(From to turn round). Called also antrum buccinosum. The first mention made of this part of the ear is by Plutarch, who says, that Empedocles, a scholar of Pythagoras, was acquainted with it and its use, for he said that sounds were formed there. It is a winding cavity, which turns round a nucleus in a spiral manner. It is larger where it begins, becoming smaller like a horn; the second turns almost within the first, and the third within the second, making about two turns and a half. It is divided into a superior and an inferior cavity, by a partition in the middle, perpendicular to the axis of the spindle of the cochlea, so that in reality it consists of two semi canals: that part of the partition next to the axis is bony, which terminates in an edge, where it is membranous; it grows narrower towards the apex. The scala, which is next the basis, opens into the tympanum by the fenestra rotunda; that towards the apex into the vestibulum by the fenestra ovalis.
That the cochlea is a part of the organ of hearing may be concluded from its spiral laminae, which are hard, dry, slender, and easily broken; conditions required in bodies susceptible of tremulous motions. Again, when the large branch of the portio mollis of the seventh pair of nerves arises at the basis of the cochlea, it is divided into a great number of smaller branches, which, passing through all the smaller meatuses with which the spindle is perforated, are distributed to the various windings and meanders of these spiral laminae, where they are lost. These laminae are not only calculated for receiving the vibratory motion of the air, but their structure has been looked on as a convincing proof that this part of the organ is qualified and disposed for accommodating itself to the different characters and degrees of sounds; for since it is broader at the beginning of its first circumvolution than at the extremity of its last, and since the breadth of its other parts is in like manner proporlionably diminished, its broadest parts are supposed to be fit for the reception of those slow and languid vibrations, which are productive of grave tones, since they may be put into a commotion without the other parts undergoing any change; and, vice versa, that when its narrower parts are struck, their vibrations are brisk and lively, and consequently produce acute tones. Therefore, according to the various commotions of the spiral laminae, the nerves distributed through its substance may probably receive the various impressions of the air, which exhibit and represent various tones or modulations of sound. See Sonus.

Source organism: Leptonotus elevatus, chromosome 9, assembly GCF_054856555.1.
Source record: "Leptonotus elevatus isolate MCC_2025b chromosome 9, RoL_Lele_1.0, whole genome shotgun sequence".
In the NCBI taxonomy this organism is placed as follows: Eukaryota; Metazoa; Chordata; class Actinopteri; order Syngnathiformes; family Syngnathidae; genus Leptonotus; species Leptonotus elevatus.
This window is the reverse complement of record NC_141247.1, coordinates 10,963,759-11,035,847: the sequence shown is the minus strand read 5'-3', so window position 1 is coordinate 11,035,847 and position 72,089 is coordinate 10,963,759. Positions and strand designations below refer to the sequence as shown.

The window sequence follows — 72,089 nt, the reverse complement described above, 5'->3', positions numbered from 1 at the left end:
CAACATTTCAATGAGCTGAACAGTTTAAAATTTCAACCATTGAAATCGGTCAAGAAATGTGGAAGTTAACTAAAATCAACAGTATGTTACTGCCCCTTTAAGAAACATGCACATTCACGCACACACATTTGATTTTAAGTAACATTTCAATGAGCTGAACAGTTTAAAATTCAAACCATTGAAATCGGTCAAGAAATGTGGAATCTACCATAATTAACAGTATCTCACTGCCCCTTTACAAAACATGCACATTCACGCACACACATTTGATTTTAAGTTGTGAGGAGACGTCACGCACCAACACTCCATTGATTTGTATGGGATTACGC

Co"Chlea Celata. See Ardrosace.
Cochlea fossilis and lapide'a. See Cochlita.